Care of older persons in their own homes has in recent years received much attention in Ireland. The proponents of domiciliary care draw on both economic and quality of life arguments, many of which are identifiable in policy documents since the 1950s. However, little detailed analysis of the evolution of the formal care services for older persons, and the shift in emphasis from institutional to domiciliary care, has been presented. The paper aims to focus on the issues.
Using archival, administrative and policy sources, the authors traced the changing nature of formal care policies in Ireland, and analysed changes in key organising principles and features, including subsidiarity, the role of the Church and the basis of entitlements (residual vs universal).
The first type of formal care to emerge was institutional, and did not adhere to the subsidiarity principle as it was mostly delivered by the State. Subsidiarity came to the fore more clearly with the establishment of the earliest home care services by religious and voluntary organisations. The current trend towards cash‐for‐care (home care packages) is arguably a modern‐day manifestation of the arm's length attitude that the subsidiarity principle recommends the State take.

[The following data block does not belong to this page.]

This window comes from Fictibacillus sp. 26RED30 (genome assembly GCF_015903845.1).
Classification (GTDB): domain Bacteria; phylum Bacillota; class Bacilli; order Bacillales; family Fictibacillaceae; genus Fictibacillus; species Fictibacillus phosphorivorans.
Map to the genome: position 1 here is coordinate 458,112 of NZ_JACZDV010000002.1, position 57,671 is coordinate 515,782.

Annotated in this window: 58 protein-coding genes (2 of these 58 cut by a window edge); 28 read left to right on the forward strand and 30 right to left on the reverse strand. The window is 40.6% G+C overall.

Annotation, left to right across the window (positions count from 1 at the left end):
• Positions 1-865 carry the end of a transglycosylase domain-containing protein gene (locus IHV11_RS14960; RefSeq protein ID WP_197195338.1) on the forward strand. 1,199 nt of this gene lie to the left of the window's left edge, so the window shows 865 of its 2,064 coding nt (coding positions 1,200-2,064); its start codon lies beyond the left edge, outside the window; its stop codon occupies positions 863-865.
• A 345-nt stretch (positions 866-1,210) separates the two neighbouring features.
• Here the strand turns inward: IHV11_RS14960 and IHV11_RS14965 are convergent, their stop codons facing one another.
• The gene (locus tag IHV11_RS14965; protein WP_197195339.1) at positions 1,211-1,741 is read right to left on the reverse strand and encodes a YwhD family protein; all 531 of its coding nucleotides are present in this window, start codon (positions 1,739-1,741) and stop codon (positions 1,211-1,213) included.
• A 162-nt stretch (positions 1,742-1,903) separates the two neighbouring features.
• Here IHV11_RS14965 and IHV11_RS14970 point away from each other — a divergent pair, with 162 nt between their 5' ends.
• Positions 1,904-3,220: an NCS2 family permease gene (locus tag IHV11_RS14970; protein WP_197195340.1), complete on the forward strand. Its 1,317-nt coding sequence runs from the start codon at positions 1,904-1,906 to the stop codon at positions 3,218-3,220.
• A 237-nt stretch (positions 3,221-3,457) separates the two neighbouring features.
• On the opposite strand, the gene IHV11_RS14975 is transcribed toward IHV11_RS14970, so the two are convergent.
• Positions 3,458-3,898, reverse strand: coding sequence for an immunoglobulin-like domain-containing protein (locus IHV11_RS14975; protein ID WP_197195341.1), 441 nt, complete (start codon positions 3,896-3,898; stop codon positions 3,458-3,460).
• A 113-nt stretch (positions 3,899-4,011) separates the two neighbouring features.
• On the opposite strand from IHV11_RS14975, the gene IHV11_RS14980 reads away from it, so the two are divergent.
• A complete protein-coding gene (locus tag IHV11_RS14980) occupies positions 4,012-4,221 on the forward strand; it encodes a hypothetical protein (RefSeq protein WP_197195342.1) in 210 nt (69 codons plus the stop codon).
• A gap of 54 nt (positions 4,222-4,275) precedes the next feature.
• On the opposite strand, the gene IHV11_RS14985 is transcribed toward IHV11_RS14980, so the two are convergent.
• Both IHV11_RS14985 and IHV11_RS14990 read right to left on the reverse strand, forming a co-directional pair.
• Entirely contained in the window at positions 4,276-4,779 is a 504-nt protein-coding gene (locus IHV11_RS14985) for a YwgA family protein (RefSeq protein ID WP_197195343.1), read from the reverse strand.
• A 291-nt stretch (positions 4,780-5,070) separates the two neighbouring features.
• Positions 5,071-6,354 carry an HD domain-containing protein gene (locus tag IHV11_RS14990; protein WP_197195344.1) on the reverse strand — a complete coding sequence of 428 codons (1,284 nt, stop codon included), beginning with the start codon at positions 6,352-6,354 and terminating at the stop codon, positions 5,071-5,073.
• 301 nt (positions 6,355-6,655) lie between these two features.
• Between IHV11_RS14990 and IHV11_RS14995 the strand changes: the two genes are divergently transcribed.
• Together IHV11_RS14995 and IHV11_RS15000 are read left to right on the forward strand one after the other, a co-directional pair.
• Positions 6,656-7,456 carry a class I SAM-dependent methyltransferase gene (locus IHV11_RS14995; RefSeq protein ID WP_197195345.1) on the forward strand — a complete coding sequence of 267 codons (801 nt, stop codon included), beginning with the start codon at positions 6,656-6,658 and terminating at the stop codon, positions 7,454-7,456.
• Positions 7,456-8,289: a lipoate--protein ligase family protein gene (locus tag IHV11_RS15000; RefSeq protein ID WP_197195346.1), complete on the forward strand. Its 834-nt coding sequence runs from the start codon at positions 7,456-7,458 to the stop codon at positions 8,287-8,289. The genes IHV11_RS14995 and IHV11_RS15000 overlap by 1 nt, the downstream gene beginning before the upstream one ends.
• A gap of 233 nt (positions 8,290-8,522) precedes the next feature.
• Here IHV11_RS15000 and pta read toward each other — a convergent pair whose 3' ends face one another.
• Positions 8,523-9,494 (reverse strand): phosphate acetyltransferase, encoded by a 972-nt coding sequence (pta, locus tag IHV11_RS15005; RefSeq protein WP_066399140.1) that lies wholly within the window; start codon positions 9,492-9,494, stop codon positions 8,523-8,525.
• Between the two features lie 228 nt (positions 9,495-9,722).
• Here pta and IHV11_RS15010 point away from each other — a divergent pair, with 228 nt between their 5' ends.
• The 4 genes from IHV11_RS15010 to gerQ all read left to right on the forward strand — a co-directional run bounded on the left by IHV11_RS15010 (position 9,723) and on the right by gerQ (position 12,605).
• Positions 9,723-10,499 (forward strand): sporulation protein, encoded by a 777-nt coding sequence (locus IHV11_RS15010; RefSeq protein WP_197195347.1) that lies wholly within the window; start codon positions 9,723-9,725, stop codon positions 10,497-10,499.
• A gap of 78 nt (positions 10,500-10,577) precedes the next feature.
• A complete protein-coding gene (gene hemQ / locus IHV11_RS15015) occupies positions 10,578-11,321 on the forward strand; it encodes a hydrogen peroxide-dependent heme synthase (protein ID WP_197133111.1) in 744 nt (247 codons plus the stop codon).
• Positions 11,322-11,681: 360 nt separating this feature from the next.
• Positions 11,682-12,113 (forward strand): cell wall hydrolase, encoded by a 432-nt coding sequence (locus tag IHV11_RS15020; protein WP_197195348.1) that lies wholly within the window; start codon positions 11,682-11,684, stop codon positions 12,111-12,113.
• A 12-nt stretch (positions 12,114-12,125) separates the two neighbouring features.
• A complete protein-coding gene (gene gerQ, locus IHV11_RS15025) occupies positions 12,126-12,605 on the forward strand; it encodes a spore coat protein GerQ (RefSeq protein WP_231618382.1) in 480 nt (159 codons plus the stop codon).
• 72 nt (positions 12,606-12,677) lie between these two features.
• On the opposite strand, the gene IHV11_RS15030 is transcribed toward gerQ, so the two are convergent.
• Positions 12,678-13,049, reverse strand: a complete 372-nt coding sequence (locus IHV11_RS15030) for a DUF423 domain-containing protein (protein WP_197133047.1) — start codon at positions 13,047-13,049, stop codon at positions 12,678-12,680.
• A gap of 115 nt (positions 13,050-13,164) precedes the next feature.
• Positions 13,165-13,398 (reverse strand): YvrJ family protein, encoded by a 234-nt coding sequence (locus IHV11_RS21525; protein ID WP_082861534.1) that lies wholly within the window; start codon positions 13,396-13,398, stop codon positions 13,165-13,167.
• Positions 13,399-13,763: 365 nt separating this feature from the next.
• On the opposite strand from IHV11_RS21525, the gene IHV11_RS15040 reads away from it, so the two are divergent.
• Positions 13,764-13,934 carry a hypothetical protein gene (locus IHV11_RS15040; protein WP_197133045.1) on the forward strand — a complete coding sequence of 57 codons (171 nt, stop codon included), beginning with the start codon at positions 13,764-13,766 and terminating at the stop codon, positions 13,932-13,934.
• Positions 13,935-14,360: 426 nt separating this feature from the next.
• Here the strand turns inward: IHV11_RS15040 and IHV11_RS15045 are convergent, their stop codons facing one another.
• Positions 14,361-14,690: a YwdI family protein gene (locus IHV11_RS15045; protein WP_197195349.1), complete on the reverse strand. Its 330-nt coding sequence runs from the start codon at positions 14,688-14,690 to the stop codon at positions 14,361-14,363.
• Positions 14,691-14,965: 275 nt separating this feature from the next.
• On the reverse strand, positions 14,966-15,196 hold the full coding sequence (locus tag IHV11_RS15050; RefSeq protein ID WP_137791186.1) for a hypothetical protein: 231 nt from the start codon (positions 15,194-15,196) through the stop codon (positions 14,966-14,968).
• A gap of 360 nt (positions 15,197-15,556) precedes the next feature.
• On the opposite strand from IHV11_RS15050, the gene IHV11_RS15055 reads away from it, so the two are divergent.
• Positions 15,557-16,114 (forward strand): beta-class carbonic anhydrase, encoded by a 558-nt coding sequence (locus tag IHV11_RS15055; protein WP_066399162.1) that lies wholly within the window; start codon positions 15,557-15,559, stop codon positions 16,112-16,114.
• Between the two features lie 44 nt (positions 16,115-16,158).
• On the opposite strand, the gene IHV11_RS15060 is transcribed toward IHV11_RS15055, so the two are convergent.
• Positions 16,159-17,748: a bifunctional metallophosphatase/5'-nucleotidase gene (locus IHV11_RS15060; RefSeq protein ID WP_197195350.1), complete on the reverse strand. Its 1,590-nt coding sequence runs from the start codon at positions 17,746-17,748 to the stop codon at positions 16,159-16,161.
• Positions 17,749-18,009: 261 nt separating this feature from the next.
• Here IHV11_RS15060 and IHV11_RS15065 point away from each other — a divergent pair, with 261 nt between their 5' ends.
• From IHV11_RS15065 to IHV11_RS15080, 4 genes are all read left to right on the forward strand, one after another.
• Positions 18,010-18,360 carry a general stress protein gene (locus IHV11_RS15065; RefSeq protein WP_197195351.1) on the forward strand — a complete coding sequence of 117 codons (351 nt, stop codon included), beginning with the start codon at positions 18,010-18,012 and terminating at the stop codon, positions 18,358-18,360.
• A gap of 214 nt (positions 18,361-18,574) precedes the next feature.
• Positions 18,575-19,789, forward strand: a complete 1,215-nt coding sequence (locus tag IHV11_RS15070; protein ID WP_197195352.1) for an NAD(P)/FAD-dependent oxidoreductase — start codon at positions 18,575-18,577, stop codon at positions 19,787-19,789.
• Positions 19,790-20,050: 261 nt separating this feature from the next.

The fact that care services are increasingly delivered by private sector companies and informal carers operating in the grey market increases the complexity of the care regime and therefore makes the task of developing social care regime classifications more complicated; it also means that regulation of the care sector in Ireland is a particularly urgent task that is yet to be undertaken in a comprehensive manner.
The policy challenges involved in attempts to regulate the complex care mix are considerable.
The paper utilises both historical methods and policy analysis to highlight the changing meaning of key concepts such as subsidiarity.
Timonen, V. and Doyle, M. (2008), "From the workhouse to the home: evolution of care policy for older people in Ireland", International Journal of Sociology and Social Policy, Vol. 28 No. 3/4, pp. 76-89. https://doi.org/10.1108/01443330810862151
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